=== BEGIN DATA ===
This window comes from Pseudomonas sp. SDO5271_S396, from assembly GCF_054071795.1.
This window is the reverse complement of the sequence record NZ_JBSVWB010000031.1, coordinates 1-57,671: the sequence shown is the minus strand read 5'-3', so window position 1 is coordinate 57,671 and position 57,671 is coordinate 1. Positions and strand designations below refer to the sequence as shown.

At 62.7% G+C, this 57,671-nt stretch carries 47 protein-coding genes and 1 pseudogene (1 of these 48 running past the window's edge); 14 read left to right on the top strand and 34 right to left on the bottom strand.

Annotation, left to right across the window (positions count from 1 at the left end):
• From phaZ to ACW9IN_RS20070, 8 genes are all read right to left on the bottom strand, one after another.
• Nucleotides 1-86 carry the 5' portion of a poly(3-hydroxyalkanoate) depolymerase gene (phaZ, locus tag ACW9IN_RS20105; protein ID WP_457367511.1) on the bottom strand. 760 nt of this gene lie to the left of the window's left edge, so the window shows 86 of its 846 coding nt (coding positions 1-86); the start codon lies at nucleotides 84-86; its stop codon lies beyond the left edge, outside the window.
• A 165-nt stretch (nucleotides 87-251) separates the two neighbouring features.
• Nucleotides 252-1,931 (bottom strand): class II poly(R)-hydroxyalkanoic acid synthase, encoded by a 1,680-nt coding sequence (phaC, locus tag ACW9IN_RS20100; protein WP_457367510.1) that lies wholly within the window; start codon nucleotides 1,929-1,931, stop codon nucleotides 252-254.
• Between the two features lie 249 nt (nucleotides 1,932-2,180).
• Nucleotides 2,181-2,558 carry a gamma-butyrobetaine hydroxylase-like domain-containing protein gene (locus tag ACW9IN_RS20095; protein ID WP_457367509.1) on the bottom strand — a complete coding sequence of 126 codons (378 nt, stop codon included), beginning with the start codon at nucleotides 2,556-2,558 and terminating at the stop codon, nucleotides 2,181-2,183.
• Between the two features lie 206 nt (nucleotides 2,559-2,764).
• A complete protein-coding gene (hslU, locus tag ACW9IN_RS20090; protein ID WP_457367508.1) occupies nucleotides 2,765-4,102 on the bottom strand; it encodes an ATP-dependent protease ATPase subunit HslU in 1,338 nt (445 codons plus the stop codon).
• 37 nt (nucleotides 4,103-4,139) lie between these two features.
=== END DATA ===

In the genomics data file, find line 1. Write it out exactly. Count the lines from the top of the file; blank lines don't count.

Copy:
This window comes from Pseudomonas sp. SDO5271_S396, from assembly GCF_054071795.1.